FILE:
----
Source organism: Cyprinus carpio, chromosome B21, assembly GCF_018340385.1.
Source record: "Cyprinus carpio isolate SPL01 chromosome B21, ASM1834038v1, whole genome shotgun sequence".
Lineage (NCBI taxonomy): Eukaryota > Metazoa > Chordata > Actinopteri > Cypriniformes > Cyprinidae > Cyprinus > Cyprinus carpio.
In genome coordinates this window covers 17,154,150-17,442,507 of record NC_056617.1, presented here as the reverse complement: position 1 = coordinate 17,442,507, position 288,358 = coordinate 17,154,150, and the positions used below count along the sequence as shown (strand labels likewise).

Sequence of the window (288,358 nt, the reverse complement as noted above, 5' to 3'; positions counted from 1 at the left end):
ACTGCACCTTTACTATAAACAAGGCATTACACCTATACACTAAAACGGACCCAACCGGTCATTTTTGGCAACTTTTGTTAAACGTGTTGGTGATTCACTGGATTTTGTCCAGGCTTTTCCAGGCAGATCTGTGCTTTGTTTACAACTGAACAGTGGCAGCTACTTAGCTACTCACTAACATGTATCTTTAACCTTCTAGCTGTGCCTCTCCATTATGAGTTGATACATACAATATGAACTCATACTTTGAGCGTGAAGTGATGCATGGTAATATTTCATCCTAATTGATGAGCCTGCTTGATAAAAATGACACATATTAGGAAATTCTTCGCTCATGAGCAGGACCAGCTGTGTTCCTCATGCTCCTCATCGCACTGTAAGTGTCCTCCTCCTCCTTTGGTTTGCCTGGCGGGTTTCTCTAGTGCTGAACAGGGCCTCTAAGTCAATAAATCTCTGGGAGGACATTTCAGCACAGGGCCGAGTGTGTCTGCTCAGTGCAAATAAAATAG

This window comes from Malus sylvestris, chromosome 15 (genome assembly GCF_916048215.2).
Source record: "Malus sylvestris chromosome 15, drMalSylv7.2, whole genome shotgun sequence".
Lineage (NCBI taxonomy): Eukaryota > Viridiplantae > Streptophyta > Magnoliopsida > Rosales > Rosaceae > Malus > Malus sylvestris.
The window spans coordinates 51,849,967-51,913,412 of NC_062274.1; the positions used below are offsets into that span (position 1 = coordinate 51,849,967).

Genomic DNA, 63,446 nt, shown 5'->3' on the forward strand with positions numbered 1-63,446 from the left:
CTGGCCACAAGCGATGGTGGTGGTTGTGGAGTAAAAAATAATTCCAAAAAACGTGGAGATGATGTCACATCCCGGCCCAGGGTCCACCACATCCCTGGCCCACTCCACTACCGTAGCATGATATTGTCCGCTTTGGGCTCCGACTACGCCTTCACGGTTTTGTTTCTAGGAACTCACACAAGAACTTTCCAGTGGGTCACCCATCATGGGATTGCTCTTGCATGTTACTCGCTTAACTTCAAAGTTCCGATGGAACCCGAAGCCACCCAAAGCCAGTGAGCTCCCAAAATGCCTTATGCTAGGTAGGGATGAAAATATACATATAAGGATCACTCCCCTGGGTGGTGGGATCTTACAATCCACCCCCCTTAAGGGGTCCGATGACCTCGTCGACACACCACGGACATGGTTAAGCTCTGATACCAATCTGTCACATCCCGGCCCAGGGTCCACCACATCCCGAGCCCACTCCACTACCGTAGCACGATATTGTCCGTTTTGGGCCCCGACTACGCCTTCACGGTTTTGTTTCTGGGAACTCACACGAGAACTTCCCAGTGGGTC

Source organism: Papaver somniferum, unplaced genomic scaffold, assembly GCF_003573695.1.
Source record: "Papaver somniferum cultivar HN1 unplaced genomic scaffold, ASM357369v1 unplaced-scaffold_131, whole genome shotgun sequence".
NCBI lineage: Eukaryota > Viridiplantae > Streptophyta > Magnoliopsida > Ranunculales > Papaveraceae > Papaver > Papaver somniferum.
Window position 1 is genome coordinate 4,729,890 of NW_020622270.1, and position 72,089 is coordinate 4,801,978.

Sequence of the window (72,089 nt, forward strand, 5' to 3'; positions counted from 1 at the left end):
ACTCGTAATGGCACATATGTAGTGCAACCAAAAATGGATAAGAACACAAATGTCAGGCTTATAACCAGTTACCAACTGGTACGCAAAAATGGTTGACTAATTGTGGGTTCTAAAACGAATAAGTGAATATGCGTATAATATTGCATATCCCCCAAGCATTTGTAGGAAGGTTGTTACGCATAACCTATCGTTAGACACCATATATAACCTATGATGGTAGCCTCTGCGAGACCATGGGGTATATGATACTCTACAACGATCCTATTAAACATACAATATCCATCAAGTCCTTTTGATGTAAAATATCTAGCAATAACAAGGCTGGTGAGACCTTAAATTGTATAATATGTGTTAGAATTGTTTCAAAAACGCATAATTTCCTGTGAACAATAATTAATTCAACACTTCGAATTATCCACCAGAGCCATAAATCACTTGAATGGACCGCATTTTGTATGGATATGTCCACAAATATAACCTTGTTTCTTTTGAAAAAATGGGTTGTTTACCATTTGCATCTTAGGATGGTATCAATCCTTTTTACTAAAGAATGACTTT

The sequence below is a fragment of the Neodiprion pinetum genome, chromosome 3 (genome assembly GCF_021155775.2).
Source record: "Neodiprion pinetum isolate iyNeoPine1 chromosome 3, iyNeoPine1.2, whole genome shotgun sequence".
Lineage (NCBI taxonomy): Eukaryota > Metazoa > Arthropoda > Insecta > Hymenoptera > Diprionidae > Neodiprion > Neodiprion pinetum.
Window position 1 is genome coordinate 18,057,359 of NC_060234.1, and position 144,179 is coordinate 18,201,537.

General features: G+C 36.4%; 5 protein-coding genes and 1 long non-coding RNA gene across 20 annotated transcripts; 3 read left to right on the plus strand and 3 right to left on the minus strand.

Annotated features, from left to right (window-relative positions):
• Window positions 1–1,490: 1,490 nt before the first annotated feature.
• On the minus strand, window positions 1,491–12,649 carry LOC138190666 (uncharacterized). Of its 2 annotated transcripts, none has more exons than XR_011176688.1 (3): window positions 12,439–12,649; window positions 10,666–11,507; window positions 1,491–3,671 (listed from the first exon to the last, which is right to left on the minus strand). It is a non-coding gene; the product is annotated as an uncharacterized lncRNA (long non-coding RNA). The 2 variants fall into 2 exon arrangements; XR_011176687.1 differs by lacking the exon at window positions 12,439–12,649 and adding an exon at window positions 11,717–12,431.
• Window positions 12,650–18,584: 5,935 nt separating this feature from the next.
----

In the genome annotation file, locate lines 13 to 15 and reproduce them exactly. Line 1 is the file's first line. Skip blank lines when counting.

Source organism: Papaver somniferum, unplaced genomic scaffold, assembly GCF_003573695.1.
Source record: "Papaver somniferum cultivar HN1 unplaced genomic scaffold, ASM357369v1 unplaced-scaffold_131, whole genome shotgun sequence".
NCBI lineage: Eukaryota > Viridiplantae > Streptophyta > Magnoliopsida > Ranunculales > Papaveraceae > Papaver > Papaver somniferum.